Poll: 65% Arab electorate prefers united ticket

Dialog poll finds 55% would like slate of Arab parties to be headed by MK Ahmed Tibi; only 1% say they will vote for Zionist parties.

November 5, 2012 20:19
3 minute read.


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Lending support to Arab politicians who have suggested that the three main Arab Knesset parties team up in January’s election, a new poll suggests that the majority of their voters think a united slate is a good idea.

According to the poll conducted by Dialog in the Arab sector during the month of October, 65 percent of respondents said they would prefer that all the Arab parties run on a united ticket. The poll, which surveyed 500 respondents across the Arab sector – including Beduin and Druse – found that 55% would like this list to be chaired by Dr. Ahmed Tibi, the head of Ta’al and of the United Arab List-Ta’al faction, while none of the others garnered more than 10% support.

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The poll, carried out under Tel Aviv University professor Camille Fuchs, was commissioned by the Nazareth-based Kul al-Arab weekly newspaper.

Asked who they thought was the best Knesset member, 34% of respondents choose Tibi. The next most-popular MK was Haneen Zoabi (Balad), who took 11%. Ibrahim Sarsour (UAL-Ta’al) and Muhammad Barakei (Hadash) each got 7%, and Taleb a-Sanaa (UALTa’al) and Jamal Zahalka (Balad) garnered 5% each.

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Smaller numbers of people chose Afo Agbaria (Hadash) and Masud Gnaim (UAL-Ta’al), who were mentioned by 3% of respondents, as well as Hanna Swaid (Hadash), 2%.

Only 1% of voters said they would vote for Zionist parties including Labor, the Likud, Kadima and Meretz.


The three Arab-dominated factions hold 11 seats in the outgoing Knesset – Hadash and UAL-Ta’al have four each, and Balad has three. Hadash says it is a binational party, and one of its MKs, Dov Henin, is Jewish.

Tibi said that while voters clearly show an interest in seeing the parties unite, such a goal still seems unlikely to be met.

“There are still some efforts to unite, but the chances of it succeeding are not so great, because in order to have one unified list, all parties should agree,” Tibi told The Jerusalem Post. “Our colleagues in Hadash believe that uniting our lists will not increase the percentage of Arab voters, because there if we’re all running together, there will be no competition – and less incentive to get out to vote. I believe the opposite, but I respect this attitude.”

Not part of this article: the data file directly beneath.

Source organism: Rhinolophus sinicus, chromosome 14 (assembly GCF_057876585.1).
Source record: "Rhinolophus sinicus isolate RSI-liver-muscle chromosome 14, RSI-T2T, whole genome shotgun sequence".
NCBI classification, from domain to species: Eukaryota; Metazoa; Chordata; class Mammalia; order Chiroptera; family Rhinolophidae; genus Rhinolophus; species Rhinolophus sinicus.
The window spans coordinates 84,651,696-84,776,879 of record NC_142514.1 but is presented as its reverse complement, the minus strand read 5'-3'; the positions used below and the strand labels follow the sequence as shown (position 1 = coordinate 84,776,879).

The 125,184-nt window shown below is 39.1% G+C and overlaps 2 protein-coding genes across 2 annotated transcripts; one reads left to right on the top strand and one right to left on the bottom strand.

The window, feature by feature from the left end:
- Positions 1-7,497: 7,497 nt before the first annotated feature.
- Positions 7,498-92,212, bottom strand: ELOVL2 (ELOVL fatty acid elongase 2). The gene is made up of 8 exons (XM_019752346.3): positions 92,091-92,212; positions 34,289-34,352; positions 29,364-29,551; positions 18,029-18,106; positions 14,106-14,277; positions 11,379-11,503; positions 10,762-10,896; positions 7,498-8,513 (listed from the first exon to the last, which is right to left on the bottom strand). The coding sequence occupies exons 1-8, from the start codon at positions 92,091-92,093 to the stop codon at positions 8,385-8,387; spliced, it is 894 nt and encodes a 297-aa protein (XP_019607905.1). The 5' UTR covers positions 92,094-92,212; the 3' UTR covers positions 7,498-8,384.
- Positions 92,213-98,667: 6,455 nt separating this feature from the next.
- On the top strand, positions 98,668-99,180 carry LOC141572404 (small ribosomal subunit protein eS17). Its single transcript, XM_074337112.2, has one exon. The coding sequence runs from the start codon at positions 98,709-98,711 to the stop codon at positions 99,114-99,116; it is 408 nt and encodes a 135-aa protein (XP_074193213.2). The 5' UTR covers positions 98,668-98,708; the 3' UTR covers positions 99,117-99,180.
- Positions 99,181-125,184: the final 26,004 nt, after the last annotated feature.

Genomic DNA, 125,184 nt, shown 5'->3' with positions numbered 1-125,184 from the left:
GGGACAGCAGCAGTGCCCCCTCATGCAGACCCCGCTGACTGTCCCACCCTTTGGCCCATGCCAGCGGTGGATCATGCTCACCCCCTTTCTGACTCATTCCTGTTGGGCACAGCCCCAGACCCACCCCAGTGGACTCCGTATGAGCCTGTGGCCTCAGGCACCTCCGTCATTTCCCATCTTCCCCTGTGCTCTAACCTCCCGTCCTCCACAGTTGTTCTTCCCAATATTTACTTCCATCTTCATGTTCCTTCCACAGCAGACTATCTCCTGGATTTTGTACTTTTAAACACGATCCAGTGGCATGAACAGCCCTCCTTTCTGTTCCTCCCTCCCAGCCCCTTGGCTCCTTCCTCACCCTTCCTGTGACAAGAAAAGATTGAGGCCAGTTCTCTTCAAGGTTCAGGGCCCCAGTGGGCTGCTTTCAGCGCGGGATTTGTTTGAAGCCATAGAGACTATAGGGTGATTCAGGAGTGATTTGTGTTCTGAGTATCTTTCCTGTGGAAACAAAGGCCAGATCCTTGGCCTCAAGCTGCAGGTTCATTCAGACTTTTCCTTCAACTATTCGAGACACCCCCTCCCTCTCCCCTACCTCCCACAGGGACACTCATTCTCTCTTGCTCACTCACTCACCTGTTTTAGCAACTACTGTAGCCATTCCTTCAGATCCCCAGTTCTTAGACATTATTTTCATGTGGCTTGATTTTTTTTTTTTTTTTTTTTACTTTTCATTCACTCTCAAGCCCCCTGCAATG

Tibi said the parties did not agree on some issues of principle, but that personal interests did not stand in the way. “In the interest of uniting these parties, I’d gladly give someone else the top spot. My place is not important. I don’t need to be first.”

In a recent interview, Zoabi said her party would not join a combined list for several reasons, including that Tibi has “no ideology.”

Prof. Amal Jamal, a political scientist at Tel Aviv University, estimated that if the three Arab parties were to run together, they could gain two to four Knesset seats.

“Most people in the Arab public say that there’s no reason for these parties to run separately, because their platforms are very similar,” Amal said. “The average person in the Arab public doesn’t understand why they can’t run together. But whether it’s feasible or not is another story.”

Another analyst and academic, Dr. Yousef T. Jabareen of Dirasat, the Arab Center for Law and Policy, said he doesn’t foresee a substantial increase in the number of Arab-held seats in the Knesset.

“Even if it’s one list, I don’t think there will be major change in the number of Arabs in the Knesset, nor in their influence, because with current configuration they will continue to be in the opposition and on the margins of the decision-making process,” he said.

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